How to coordinate flexible and hybrid work schedules 

One final important thing you need to consider when you implement your hybrid work schedule is how you are going to manage and coordinate it. Are you going to use specific tools and technology to manage shifts

One option is to use an employee schedule template to keep things organized. However, this is a basic tool that’s open to confusion and human error. This means it’s not a great solution in the long term.

Another option is to invest in shift scheduler software. This makes it easy to plan recurring shifts on a regular basis, visualize schedules, and run custom reports. You can use tools to assign and alter employee shifts, run reports to see trends and visualize important data. And your employees can easily check up on their upcoming shifts and request changes through an employee portal. All this makes for a much more efficient hybrid work model.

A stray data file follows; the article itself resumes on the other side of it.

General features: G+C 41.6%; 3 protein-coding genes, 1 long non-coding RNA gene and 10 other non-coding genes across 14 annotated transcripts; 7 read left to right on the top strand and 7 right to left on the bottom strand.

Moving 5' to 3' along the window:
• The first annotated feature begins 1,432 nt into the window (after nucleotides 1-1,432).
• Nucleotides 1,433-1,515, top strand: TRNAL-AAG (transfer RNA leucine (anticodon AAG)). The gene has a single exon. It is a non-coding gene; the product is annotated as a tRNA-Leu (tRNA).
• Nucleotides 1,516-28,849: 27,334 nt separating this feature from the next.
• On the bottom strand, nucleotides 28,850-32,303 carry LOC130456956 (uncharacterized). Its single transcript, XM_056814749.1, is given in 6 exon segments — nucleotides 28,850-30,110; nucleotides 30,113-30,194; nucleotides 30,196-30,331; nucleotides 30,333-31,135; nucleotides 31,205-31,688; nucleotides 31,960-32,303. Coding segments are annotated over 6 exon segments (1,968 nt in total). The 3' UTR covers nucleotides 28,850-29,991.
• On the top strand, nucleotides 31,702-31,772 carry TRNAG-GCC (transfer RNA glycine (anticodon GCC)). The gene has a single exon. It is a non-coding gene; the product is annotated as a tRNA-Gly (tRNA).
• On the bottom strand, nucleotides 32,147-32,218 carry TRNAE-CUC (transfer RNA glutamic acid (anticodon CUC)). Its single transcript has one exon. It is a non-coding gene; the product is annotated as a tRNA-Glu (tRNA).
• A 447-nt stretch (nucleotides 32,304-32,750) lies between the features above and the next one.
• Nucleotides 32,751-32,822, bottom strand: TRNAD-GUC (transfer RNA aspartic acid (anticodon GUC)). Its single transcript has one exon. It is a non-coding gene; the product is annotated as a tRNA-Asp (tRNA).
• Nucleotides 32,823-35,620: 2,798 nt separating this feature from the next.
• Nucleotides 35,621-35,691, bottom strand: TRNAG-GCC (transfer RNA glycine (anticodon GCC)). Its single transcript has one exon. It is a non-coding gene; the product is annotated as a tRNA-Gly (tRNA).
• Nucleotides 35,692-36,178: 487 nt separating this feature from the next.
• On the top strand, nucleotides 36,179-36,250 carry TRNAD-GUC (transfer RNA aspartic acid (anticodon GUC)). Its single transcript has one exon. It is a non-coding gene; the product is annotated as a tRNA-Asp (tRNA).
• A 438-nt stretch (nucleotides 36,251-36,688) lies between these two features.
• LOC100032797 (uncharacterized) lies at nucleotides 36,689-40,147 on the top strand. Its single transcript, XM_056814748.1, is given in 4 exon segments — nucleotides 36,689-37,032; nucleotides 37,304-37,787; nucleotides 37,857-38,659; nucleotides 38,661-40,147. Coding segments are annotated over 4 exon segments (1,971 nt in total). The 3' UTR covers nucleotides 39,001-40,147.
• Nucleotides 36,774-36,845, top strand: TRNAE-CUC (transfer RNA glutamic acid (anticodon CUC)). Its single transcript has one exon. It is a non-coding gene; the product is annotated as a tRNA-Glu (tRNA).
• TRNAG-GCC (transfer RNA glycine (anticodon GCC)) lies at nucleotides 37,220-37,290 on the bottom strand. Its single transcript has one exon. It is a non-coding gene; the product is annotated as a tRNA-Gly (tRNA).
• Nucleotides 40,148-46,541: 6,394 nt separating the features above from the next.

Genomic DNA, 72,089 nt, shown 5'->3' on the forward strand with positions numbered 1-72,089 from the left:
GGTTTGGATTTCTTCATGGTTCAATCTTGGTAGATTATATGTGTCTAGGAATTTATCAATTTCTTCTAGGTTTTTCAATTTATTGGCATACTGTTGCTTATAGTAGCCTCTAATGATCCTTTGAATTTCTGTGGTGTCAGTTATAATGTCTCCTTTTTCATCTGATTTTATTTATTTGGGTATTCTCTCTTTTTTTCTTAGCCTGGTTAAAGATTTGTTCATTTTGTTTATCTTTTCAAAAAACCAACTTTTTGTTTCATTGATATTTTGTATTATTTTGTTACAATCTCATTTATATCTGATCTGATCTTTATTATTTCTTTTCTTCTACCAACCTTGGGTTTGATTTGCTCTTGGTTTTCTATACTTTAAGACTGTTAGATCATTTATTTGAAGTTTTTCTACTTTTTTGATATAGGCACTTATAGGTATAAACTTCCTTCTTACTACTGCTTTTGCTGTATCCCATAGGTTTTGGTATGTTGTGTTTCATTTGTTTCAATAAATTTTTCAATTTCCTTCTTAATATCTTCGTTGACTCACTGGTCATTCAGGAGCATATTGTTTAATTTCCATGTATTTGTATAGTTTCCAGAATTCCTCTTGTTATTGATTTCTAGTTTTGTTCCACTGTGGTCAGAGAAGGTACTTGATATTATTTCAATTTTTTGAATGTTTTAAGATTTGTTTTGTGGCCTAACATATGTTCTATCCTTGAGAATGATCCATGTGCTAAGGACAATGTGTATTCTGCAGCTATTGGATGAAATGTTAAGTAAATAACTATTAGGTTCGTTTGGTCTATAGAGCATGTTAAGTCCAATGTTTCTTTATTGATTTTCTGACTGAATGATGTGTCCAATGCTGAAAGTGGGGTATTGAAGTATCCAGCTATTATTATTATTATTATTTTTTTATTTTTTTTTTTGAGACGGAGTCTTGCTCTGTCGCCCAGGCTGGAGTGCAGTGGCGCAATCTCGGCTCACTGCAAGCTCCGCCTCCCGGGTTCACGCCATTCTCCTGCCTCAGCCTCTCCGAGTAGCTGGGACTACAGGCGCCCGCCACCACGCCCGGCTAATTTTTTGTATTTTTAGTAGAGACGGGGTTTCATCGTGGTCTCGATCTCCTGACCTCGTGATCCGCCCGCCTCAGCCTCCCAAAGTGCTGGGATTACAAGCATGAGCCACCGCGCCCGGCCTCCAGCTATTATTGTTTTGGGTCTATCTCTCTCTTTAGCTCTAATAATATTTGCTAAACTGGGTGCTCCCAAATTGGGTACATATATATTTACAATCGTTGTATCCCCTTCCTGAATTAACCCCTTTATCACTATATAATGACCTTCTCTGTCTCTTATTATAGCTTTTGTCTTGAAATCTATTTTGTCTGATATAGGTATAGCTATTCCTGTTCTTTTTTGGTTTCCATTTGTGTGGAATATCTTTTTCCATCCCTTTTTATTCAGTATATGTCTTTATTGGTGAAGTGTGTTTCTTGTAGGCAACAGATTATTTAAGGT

If you are looking for a shift management solution, Factorial may be just what you are looking for. Our shift management software is included with a subscription to Factorial’s comprehensive HR software. Our all-in-one HR solution offers other telecommuting software features too, such as communication platforms and document managers.

You can use the software to:

  • Organize and manage your employees’ work schedules 
  • Plan employee shift scheduling weekly or over a longer duration
  • Receive notifications of newly published or modified staff shifts
  • Create schedules for employee shifts in the employee shift schedule app
  • Filter employees and shifts by teams
  • Filter by location and office

Sign up now to try Factorial’s shift scheduler for free.

Cat Symonds is a freelance writer, editor, and translator. Originally from Wales, she studied Spanish and French at the University of Swansea before moving to Barcelona where she lived and worked for 12 years. She has since relocated back to Wales where she continues to build her business, working with clients in Spain and the UK.  Cat is the founder of The Content CAT: Content And Translation, providing content development and translation services to her clients. She specializes in corporate blogs, articles of interest, ghostwriting, and translation (SP/FR/CA into EN), collaborating with a range of companies from a variety of business sectors. She also offers services to a number of NGOs including Oxfam Intermón, UNICEF, and Corporate Excellence - Centre for Reputation Leadership.  For more information or to contact Cat visit her website ( or send her a message through LinkedIn.